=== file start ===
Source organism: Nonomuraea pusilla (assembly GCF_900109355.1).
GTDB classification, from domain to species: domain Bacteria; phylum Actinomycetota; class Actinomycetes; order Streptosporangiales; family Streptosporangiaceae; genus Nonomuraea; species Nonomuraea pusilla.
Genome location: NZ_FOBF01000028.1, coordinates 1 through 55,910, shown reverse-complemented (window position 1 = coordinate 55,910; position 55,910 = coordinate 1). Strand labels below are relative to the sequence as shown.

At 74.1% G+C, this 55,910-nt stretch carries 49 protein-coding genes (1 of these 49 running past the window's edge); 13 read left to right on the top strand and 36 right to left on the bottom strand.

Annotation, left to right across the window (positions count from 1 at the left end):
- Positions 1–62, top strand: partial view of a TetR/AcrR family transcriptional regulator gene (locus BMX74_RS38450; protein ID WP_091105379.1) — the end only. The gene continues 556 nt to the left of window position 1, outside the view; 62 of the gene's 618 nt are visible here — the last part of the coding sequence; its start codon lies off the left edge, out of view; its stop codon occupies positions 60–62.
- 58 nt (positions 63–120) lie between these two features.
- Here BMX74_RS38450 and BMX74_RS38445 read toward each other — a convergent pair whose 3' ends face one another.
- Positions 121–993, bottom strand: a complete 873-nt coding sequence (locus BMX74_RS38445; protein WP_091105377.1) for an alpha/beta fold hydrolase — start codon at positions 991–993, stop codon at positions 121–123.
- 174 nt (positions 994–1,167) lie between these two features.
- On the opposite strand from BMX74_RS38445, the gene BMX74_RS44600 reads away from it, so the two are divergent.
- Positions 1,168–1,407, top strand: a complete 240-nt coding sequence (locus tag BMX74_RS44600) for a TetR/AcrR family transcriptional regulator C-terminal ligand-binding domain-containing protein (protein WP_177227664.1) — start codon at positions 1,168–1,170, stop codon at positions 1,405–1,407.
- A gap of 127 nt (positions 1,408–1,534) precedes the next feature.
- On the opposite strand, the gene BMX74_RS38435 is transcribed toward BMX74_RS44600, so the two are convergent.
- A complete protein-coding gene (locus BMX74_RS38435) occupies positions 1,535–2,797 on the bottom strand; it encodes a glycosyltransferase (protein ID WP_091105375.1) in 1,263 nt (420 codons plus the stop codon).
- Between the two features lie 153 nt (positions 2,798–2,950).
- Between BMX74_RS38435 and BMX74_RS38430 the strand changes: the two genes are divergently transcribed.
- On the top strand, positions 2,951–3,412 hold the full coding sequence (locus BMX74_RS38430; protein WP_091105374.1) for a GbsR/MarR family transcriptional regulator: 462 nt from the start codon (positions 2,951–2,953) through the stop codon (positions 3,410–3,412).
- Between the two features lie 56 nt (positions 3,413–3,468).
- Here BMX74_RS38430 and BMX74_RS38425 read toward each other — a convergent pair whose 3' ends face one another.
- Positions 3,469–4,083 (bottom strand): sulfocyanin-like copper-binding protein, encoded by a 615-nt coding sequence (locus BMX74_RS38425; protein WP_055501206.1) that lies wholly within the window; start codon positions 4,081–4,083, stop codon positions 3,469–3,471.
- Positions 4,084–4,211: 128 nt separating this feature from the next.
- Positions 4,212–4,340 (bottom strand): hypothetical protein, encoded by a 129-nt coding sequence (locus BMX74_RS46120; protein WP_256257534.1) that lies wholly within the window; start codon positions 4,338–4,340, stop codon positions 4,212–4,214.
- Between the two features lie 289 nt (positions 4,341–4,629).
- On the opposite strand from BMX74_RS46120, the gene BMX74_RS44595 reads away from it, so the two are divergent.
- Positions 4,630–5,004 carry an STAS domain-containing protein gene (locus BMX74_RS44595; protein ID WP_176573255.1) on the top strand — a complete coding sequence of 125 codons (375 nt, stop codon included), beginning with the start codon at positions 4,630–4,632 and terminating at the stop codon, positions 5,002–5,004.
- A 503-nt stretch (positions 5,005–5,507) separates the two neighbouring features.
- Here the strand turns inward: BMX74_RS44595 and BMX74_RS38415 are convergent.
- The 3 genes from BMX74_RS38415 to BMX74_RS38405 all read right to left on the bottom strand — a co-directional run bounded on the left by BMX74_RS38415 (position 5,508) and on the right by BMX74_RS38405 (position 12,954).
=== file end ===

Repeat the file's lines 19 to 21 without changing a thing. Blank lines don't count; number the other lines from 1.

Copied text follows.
- Between the two features lie 56 nt (positions 3,413–3,468).
- Here BMX74_RS38430 and BMX74_RS38425 read toward each other — a convergent pair whose 3' ends face one another.
- Positions 3,469–4,083 (bottom strand): sulfocyanin-like copper-binding protein, encoded by a 615-nt coding sequence (locus BMX74_RS38425; protein WP_055501206.1) that lies wholly within the window; start codon positions 4,081–4,083, stop codon positions 3,469–3,471.